I feel obliged to defend myself in this way because recently I’ve been accused of being a racist on Twitter and other parts of the Social Media. All of the attacks stem from an exchange I had with a black American who accused me of racism because I said he was talking crap. My “guilt” was sealed by a review I did of an article that the same man wrote with two co-authors. “He’s done it again!” tweeted the now twice offended black guy.

And the same man recently said on Twitter something like “It seems that years ago he spoke truth to power, but now he’s just a sad, cranky old man, unwilling to accept his obsolescence”. He refuses to acknowledge that his accusation is false, he uses my age to insult me in a way I never insulted him, and he uses my age and whiteness to dodge the criticisms I make of his published work. His followers, and those who are only too happy to see me insulted, back him up.     


On 31st May, Rob Sheppard tweeted the following thread about this post      


My concern in this post is to support my claim that the accusations of racism made against me are wrong and unfair. I give my “CV” in order to suggest that the comments I made about Gerald’s tweets and articles are unlikely to be explained by racism. After a life dedicated to fighting racism, why would I suddenly stoop to it for the first time in my life when arguing with Gerald on Twitter?

Sheppard’s tweets seem to say “Today, we’re less concerned about people being racists and more about combating the ways that we all inevitably participate in racism. Since you frequently critique people’s work in a way that many [including Sheppard, of course] strongly disapprove of, and since you tried to “tear down” the work of a young black scholar, you should stop making all this effort to defend yourself and, instead, reflect on the consequences of your online behaviour.” The message seems to be: it’s your own fault that you’ve been called out as a racist.

First, I do not participate in racism; not in what I say, nor in what I do. However much the current turn in anti-racist work might be about combating general social attitudes and practices, I’m defending myself against a personal attack: I was personally “called out” as a racist.

Second, I think it’s an unfair exaggeration to say that I tried to tear down Gerald’s work. I supported the attempt of the authors to bring attention to the problems of what they call “Standardized English”, and suggested that they needed to build a stronger case. My remarks about Gerald’s style were seized on as evidence of racism. See my reply.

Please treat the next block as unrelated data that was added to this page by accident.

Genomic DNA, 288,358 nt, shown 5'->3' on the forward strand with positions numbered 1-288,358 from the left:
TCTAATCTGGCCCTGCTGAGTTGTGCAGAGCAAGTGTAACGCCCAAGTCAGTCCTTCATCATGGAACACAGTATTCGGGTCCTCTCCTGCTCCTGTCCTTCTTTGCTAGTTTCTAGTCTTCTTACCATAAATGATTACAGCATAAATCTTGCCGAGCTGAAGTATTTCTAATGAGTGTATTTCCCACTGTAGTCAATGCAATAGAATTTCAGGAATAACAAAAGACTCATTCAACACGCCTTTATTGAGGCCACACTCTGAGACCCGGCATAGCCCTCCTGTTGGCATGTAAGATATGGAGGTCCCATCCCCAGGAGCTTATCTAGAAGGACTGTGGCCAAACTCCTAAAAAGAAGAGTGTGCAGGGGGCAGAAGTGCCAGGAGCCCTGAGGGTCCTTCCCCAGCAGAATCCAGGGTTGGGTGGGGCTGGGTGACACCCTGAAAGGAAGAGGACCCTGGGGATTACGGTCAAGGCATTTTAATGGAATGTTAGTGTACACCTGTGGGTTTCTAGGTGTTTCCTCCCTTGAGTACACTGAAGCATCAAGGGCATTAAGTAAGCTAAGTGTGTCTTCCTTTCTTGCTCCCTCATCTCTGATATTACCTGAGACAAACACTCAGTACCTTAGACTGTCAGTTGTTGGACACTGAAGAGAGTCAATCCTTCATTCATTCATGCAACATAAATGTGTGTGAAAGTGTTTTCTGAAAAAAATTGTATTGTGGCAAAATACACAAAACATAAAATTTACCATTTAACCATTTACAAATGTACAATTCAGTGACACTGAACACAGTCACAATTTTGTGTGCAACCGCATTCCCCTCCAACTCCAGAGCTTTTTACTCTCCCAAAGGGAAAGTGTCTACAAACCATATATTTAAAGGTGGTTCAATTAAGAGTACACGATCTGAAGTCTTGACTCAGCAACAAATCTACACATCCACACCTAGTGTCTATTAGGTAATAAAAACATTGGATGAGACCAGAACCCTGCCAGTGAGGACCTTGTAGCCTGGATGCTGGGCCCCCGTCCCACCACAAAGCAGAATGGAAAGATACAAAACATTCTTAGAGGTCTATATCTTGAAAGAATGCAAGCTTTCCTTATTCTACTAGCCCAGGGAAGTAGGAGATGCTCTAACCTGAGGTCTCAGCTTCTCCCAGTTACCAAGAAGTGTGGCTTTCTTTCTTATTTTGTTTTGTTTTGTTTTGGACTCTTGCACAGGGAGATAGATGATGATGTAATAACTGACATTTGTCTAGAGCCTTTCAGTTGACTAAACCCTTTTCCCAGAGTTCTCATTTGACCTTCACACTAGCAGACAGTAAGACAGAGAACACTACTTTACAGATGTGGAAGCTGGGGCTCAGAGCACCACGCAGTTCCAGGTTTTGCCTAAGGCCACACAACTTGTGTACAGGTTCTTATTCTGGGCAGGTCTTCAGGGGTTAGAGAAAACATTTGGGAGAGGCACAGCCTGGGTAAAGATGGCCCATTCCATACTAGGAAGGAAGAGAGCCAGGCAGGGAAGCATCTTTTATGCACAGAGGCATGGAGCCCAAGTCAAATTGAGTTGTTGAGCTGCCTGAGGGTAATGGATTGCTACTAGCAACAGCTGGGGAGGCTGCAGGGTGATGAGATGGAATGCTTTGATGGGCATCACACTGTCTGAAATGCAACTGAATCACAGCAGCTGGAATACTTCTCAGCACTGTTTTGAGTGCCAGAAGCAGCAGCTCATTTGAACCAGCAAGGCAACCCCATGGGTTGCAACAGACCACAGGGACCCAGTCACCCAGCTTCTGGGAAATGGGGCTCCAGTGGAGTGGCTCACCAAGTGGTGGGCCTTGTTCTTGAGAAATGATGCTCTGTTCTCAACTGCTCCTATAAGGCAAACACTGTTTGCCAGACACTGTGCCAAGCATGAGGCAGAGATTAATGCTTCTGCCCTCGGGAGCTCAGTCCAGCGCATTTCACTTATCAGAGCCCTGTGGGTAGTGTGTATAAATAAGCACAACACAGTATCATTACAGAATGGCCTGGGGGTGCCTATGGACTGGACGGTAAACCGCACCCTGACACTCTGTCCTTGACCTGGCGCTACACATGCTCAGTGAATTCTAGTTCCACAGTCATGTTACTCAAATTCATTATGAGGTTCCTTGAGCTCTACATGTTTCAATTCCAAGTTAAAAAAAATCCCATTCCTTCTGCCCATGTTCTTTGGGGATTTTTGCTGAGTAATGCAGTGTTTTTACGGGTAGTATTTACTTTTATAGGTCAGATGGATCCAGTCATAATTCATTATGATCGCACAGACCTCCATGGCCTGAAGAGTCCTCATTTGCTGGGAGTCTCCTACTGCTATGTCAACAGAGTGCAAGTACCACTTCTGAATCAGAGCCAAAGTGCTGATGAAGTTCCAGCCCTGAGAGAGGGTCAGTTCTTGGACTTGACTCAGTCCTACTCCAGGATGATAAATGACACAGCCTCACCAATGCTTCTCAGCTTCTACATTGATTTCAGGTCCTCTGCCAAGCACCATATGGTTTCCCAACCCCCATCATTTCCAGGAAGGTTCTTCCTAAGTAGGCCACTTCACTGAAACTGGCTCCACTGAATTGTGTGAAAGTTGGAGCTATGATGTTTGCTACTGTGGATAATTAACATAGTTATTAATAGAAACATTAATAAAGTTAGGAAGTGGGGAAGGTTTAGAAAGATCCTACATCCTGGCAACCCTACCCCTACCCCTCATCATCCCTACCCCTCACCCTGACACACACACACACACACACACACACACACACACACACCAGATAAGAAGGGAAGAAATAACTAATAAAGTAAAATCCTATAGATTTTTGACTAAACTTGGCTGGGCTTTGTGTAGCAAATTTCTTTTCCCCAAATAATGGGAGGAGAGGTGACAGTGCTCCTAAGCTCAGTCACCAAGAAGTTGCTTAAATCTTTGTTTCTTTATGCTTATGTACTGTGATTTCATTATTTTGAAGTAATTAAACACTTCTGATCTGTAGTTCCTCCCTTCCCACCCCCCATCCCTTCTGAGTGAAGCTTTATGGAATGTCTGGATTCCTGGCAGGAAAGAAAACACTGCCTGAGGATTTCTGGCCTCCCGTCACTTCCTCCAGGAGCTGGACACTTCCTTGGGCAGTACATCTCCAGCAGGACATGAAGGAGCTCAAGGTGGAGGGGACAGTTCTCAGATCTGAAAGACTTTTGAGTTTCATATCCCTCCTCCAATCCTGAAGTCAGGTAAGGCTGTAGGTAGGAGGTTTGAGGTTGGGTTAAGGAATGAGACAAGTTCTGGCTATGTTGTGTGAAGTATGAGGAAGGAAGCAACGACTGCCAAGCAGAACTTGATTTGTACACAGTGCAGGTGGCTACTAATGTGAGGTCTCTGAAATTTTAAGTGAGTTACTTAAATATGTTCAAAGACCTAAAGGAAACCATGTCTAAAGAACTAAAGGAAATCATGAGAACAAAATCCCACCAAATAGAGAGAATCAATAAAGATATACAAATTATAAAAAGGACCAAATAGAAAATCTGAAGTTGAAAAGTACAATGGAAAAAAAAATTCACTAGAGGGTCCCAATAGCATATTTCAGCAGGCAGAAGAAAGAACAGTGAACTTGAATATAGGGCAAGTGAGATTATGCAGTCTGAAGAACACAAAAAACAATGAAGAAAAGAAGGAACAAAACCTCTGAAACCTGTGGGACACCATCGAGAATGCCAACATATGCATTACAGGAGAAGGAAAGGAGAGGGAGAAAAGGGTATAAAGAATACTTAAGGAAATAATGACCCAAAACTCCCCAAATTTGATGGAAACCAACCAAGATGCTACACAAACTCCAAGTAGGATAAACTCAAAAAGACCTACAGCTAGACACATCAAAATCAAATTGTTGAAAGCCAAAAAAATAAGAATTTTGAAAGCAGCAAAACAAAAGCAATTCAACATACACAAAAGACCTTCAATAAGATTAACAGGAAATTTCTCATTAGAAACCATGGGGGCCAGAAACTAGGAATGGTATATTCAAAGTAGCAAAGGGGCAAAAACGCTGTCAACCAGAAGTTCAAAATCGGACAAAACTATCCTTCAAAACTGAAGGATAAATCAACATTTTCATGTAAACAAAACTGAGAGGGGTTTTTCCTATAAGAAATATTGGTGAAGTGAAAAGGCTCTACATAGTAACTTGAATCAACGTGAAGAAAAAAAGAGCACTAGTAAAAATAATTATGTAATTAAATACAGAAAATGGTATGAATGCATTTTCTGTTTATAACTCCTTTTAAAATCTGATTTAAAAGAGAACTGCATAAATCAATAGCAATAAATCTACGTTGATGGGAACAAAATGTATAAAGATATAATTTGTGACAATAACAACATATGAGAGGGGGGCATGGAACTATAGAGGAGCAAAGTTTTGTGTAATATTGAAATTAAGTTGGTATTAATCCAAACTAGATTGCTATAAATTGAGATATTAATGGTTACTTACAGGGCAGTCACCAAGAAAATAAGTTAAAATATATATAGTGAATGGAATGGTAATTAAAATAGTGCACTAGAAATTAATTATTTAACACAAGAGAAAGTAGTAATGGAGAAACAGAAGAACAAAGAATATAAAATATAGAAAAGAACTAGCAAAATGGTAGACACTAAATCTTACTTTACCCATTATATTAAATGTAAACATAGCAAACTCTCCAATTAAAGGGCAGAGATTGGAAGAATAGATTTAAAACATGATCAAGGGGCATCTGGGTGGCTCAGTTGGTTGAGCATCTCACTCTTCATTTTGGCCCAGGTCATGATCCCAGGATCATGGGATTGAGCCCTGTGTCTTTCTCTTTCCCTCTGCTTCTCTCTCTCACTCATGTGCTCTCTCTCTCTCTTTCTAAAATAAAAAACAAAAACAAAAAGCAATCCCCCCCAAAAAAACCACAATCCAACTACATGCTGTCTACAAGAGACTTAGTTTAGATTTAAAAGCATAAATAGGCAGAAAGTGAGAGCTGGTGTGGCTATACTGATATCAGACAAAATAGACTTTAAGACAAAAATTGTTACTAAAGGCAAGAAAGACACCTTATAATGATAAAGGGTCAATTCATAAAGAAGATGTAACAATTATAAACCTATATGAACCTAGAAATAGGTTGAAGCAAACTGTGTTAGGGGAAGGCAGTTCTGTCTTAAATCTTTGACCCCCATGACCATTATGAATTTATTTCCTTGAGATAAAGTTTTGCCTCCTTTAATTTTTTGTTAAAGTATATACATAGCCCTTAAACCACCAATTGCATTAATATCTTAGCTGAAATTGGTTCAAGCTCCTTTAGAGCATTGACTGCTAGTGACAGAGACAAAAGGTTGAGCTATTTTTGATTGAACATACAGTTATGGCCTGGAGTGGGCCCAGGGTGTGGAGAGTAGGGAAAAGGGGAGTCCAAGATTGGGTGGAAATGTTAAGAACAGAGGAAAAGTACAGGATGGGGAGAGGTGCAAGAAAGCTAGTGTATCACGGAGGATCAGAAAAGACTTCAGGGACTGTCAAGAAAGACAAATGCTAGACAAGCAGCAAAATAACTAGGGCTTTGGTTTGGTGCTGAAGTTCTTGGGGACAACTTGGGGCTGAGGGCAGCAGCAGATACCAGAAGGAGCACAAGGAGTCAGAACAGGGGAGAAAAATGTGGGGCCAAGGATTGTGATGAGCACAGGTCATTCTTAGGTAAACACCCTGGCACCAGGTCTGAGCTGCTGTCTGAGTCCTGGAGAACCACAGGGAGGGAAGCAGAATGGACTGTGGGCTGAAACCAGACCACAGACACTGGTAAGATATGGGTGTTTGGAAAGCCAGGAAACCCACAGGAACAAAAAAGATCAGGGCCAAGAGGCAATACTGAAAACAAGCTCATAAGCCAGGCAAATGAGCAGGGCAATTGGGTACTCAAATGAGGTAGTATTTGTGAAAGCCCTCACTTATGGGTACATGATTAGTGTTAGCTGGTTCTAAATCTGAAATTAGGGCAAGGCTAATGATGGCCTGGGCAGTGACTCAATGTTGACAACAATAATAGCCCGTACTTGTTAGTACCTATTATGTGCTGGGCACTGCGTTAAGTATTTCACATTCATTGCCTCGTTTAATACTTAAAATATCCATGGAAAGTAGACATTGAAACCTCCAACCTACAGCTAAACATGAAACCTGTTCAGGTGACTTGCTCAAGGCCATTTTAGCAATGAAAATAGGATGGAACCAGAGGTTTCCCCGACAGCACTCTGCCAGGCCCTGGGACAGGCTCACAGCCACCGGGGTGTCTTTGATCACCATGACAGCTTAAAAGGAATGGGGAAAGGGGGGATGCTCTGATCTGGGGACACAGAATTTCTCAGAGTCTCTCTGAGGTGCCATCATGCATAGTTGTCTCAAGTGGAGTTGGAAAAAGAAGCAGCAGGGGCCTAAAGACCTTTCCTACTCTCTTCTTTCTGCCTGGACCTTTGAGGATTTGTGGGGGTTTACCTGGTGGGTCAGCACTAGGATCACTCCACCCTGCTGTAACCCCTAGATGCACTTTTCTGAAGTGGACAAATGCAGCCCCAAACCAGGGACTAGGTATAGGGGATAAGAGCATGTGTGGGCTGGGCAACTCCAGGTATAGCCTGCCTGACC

Third, I know perfectly well that many people intensely dislike many of my posts, and maybe many of them intensely dislike me. That’s OK by me. I appreciate that I’ve been rude about individuals, although I have, pace Sheppard, on a number of occasions, publically recognised and apologised for offensive remarks, and deleted the offending blog posts. Still, I recognise that I’ve “blotted my copybook”, so to speak, enough times for Sheppard’s remarks to have some force. He’s quite right to say that I too often adopt the wrong tone and that I show little sign of learning from my mistakes.

But what isn’t OK by me is being called a racist. I find the accusation abhorrent. That’s why I’ve taken the trouble to defend myself by 1) answering a series of tweets describing me as a “trash person”, … “called out for racism”, and 2) writing this “CV”.

Gerald’s accusations of racism about me are unfounded and unfair, as are similar remarks made by others. Nobody who has called me a racist has given any but the flimsiest of evidence to support these accusations, and I hope my “CV” serves as counter evidence. Of course, it’s hard to prove that you’re NOT a racist or to live with the smear, once it’s been made. Sheppard might like to reflect on that.

Summary of Beliefs

English language Teaching (ELT) should be based on what we know about how people learn a second language (an L2).  

We know that language learning relies mostly on implicit, unconscious learning. Learning English as an L2 is not the same as learning geography, biology, or most subjects that form the programmes of primary, secondary and tertiary education. Learning English as an L2 happens, mostly, as the result of using the language, of doing things in the language, rather than studying it as an object.

It follows that, while telling students about the language is helpful (depending on the way it’s done), it should not the basis of ELT.

Telling students about English is the basis of most ELT. Protests from coursebook writers and other prominent teacher educators notwithsatanding, research shows that in most ELT settings, where teachers use coursebooks, 70% plus of classroom time is taken up with teachers telling students about the language.

It follows that most ELT is inefficacious.

 The reason why this inefficacious approach to ELT persists is because it allows for the packaging and delivery of English courses for profit.  ELT, which includes materials, teacher education and testing, is a multi-billion dollar industry. ELT is commodified, to the detriment of learning.

There are better ways of organizing ELT. All of them start with rejecting the CEFR framework, the use of coursebooks which use a synthetic syllabus to get students from A1 to C2, and the use of high stake exams which falsely measure people’s communicative competence.

The “better ways” include Dogme, Content Based Language Teaching and Long’s version of TBLT, all of which are more efficacious. They aren’t more widely understood and used because of the enormous power of the commercial interests that promote coursebook-driven ELT.

Current ELT practice results in the general failure of students to reach their objectives and in the appalling pay and conditions of most teachers.

Progress depends on social change. The world’s 2,153 billionaires have more wealth than the 4.6 billion people who make up 60 percent of the planet’s population. Far from being tangental, this is central to understanding the way current ELT is carried out.